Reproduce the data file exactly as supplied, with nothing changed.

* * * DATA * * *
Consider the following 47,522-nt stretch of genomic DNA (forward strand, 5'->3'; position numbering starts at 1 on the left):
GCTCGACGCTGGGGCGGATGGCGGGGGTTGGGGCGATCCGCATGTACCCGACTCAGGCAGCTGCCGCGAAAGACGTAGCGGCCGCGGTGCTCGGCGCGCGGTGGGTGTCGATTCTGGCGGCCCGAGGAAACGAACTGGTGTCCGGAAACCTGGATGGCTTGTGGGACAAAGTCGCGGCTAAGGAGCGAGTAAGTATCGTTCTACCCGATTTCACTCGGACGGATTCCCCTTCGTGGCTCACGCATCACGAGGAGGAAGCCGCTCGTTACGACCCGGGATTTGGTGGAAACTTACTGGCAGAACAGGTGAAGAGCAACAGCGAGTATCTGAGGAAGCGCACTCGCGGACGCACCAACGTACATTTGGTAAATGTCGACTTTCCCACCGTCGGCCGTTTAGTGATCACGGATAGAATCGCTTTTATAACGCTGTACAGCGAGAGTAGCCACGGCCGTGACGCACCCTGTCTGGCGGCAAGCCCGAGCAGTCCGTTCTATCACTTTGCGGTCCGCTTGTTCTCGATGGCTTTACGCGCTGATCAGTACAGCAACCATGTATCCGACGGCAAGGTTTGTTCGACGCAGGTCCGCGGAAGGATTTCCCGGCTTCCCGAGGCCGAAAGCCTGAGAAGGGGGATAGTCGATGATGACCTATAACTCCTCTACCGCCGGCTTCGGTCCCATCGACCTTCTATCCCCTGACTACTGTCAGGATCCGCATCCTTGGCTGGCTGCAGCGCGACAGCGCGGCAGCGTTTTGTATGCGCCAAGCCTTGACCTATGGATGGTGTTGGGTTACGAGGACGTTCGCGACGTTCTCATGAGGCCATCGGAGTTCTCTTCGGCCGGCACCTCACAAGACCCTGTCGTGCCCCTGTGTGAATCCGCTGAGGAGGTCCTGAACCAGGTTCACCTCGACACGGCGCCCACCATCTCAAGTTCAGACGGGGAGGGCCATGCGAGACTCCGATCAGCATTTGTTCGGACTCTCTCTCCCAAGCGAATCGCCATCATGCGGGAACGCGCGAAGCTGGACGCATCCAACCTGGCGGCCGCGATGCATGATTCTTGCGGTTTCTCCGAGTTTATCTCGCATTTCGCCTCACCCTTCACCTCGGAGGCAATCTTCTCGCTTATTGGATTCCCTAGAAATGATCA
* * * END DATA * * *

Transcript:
Consider the following 47,522-nt stretch of genomic DNA (forward strand, 5'->3'; position numbering starts at 1 on the left):
GCTCGACGCTGGGGCGGATGGCGGGGGTTGGGGCGATCCGCATGTACCCGACTCAGGCAGCTGCCGCGAAAGACGTAGCGGCCGCGGTGCTCGGCGCGCGGTGGGTGTCGATTCTGGCGGCCCGAGGAAACGAACTGGTGTCCGGAAACCTGGATGGCTTGTGGGACAAAGTCGCGGCTAAGGAGCGAGTAAGTATCGTTCTACCCGATTTCACTCGGACGGATTCCCCTTCGTGGCTCACGCATCACGAGGAGGAAGCCGCTCGTTACGACCCGGGATTTGGTGGAAACTTACTGGCAGAACAGGTGAAGAGCAACAGCGAGTATCTGAGGAAGCGCACTCGCGGACGCACCAACGTACATTTGGTAAATGTCGACTTTCCCACCGTCGGCCGTTTAGTGATCACGGATAGAATCGCTTTTATAACGCTGTACAGCGAGAGTAGCCACGGCCGTGACGCACCCTGTCTGGCGGCAAGCCCGAGCAGTCCGTTCTATCACTTTGCGGTCCGCTTGTTCTCGATGGCTTTACGCGCTGATCAGTACAGCAACCATGTATCCGACGGCAAGGTTTGTTCGACGCAGGTCCGCGGAAGGATTTCCCGGCTTCCCGAGGCCGAAAGCCTGAGAAGGGGGATAGTCGATGATGACCTATAACTCCTCTACCGCCGGCTTCGGTCCCATCGACCTTCTATCCCCTGACTACTGTCAGGATCCGCATCCTTGGCTGGCTGCAGCGCGACAGCGCGGCAGCGTTTTGTATGCGCCAAGCCTTGACCTATGGATGGTGTTGGGTTACGAGGACGTTCGCGACGTTCTCATGAGGCCATCGGAGTTCTCTTCGGCCGGCACCTCACAAGACCCTGTCGTGCCCCTGTGTGAATCCGCTGAGGAGGTCCTGAACCAGGTTCACCTCGACACGGCGCCCACCATCTCAAGTTCAGACGGGGAGGGCCATGCGAGACTCCGATCAGCATTTGTTCGGACTCTCTCTCCCAAGCGAATCGCCATCATGCGGGAACGCGCGAAGCTGGACGCATCCAACCTGGCGGCCGCGATGCATGATTCTTGCGGTTTCTCCGAGTTTATCTCGCATTTCGCCTCACCCTTCACCTCGGAGGCAATCTTCTCGCTTATTGGATTCCCTAGAAATGATCA